I spent the majority of Thursday combing through articles regarding the email exposures.  (You can read all the related documents here.)  I believe that the election-related email hacks and/or leaks were just a very convenient time for the Obama administration to take solid steps to curb Russian cyber espionage activity.  There absolutely have been accounts of Russian cyber exploitation prior to the election season, even if the Russian government wasn’t behind what very well could have been insider leaks. Still, as I explained in the last intelligence summary, Russian intelligence services could have also been behind an insider leak.  As is the case with espionage and other clandestine activities, the entire point is actually not to cover your tracks but to leave no trace.  One of the ways that intelligence services leave no trace is to pose as a third party organization and then motivate someone else with placement and access to do their work.  (Consider this… Few Arabs would ever work with the Israeli Mossad, yet Mossad continually runs very high level Arab sources.  How do they do this?  They pose as non-Israeli intelligence officers, such as Egyptian or Jordanian Mukhabarat, and then recruit the unwitting Arab sources.)

It could be that the Russians are being blamed for a series of insider leaks because it’s a convenient time to accuse somebody. And it would probably be the case that the US is going to accuse the Russians because Russian intelligence services have a solid and recent history of exploiting Americans and American critical infrastructure to gather intelligence.  In previous intelligence summaries, I’ve reported on the cases of Russian intelligence services breaking into the homes of American diplomats and in at least one case, defecating on the pillow of an American diplomat. In other instances, American diplomats have been assaulted by Russian security service officers, and there’s no doubt that the US and Russian governments have increased tensions due to high intensity espionage activities.

So consider this: even if Russia was not behind the election-related email exposures, we still very much have a Russian intelligence problem.  Unfortunately, many Americans (especially on the Right) are accusing the Obama administration of sanctioning Russia over the election-related emails (which may be partly true), when in reality (and in the interest of fairness) these sanctions have been put into place for a number of other activities as well.

 

China SITREP

US policy on the South China Sea may be slowed until 20 January, but Chinese policy won’t be.  In the past week, the People’s Liberation Army Navy (PLAN) deployed their only aircraft carrier group to hold drills in the South China Sea region to test weapons and equipment.  This week, the US Navy announced the deployment of the USS Carl Vinson.  In response, a Chinese military official recently told China Daily, “We will see how long the USS Carl Vinson will stay here [in the region]. Is it just a cruise or a long stay or to hold exercises? And how far is it from the Chinese-occupied islands? We’ll keep a close watch.” Another Chinese official said that the PLAN will take “countermeasures” should the USS Carl Vinson represent a threat.  A US Navy statement reported that the Carl Vinson Carrier Strike Group would conduct “anti-submarine warfare [drills], maneuvering drills, gunnery exercises, and visit, board, search and seizure subject matter expert exchanges.”  US Navy officials declined to say whether or not the USS Carl Vinson would enter into the South China Sea.  It’s widely expected that Trump will be tough on China, which is why Pentagon officials recently announced that the US may seek a strategy of deploying weapons systems to the South China Sea region.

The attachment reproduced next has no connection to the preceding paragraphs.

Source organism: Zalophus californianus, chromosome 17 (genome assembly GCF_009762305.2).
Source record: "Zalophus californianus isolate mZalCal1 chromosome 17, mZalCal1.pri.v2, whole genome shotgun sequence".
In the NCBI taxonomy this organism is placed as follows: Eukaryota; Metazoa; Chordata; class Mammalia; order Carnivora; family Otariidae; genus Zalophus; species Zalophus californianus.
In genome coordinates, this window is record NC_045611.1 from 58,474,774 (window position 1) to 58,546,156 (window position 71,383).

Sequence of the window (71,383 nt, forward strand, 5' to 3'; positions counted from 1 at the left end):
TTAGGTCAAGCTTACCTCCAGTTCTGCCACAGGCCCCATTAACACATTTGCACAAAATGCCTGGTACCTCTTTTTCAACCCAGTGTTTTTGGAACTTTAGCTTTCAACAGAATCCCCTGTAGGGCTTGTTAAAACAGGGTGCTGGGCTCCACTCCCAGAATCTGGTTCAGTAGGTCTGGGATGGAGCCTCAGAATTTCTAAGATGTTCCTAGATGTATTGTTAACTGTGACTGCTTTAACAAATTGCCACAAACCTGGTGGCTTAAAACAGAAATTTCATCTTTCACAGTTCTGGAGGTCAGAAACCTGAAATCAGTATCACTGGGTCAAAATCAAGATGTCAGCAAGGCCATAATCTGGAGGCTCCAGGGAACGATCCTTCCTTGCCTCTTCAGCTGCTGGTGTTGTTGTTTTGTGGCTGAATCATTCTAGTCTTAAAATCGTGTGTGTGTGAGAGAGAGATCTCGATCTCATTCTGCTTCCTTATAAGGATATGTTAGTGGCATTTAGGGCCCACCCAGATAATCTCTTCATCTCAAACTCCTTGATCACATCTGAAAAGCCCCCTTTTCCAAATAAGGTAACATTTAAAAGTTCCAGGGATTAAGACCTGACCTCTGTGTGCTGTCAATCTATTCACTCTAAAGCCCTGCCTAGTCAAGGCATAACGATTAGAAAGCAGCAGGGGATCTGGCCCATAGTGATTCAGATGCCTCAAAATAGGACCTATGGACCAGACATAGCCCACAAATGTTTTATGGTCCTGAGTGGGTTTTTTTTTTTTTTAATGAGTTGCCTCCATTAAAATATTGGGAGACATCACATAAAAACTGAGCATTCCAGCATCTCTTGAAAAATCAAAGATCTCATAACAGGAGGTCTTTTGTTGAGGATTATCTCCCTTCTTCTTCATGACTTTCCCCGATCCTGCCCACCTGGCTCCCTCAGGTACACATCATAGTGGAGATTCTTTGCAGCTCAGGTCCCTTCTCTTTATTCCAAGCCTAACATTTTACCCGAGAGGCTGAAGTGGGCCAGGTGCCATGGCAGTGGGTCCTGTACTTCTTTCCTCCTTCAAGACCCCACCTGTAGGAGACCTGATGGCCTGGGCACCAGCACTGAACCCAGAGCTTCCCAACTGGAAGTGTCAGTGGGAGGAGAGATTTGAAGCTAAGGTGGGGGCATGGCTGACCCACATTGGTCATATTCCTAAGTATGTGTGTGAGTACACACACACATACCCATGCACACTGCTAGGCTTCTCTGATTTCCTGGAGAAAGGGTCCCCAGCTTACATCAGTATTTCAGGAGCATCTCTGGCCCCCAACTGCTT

DOD prepares to test ICBM interceptor in response to North Korean announcement

As the threat of a North Korean nuclear intercontinental ballistic missile (ICBM) looms into the future, the Department of Defense (DOD) is set to test a ground-based ICBM interceptor called the Capability Enhancement-II Block I Exoatmospheric Kill Vehicle.  This will be the first ever attempt by the DOD’s Defense Missile Agency to intercept an ICBM from a ground-based platform.  Set to take place in “early 2017,” it’s likely in response to North Korean leader Kim Jong-Un’s announcement that his country’s military will be flight-testing an ICBM launch this year, as well.  North Korea is widely expected to develop an ICBM capable of reaching the mainland US within the next three years, and has conducted five nuclear tests over the past eight years.  We should expect to hear quite a bit about North Korea during the Trump presidency.


 

PIR3: What are the indicators of military, government, political, or social-related instability or violence that could lead to domestic unrest or conflict?

Chicago kidnapping streamed on Facebook Live